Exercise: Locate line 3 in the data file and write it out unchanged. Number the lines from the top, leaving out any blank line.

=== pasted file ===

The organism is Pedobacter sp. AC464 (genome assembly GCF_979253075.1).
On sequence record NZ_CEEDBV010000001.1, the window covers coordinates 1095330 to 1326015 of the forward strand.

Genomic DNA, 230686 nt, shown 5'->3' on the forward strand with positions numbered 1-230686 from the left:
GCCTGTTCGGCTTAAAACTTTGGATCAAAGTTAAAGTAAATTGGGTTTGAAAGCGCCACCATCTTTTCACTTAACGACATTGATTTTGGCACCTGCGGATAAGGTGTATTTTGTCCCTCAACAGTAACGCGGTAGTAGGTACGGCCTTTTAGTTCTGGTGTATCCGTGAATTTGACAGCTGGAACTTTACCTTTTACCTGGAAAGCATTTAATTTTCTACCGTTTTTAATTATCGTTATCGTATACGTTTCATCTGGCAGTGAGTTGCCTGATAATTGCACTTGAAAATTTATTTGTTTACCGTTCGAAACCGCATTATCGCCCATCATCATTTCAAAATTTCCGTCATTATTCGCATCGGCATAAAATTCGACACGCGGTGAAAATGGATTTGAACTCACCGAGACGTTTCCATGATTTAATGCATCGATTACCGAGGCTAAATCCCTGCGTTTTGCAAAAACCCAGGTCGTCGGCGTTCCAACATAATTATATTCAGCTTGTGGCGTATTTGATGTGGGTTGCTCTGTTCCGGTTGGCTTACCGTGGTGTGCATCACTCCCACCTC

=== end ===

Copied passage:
Genomic DNA, 230686 nt, shown 5'->3' on the forward strand with positions numbered 1-230686 from the left: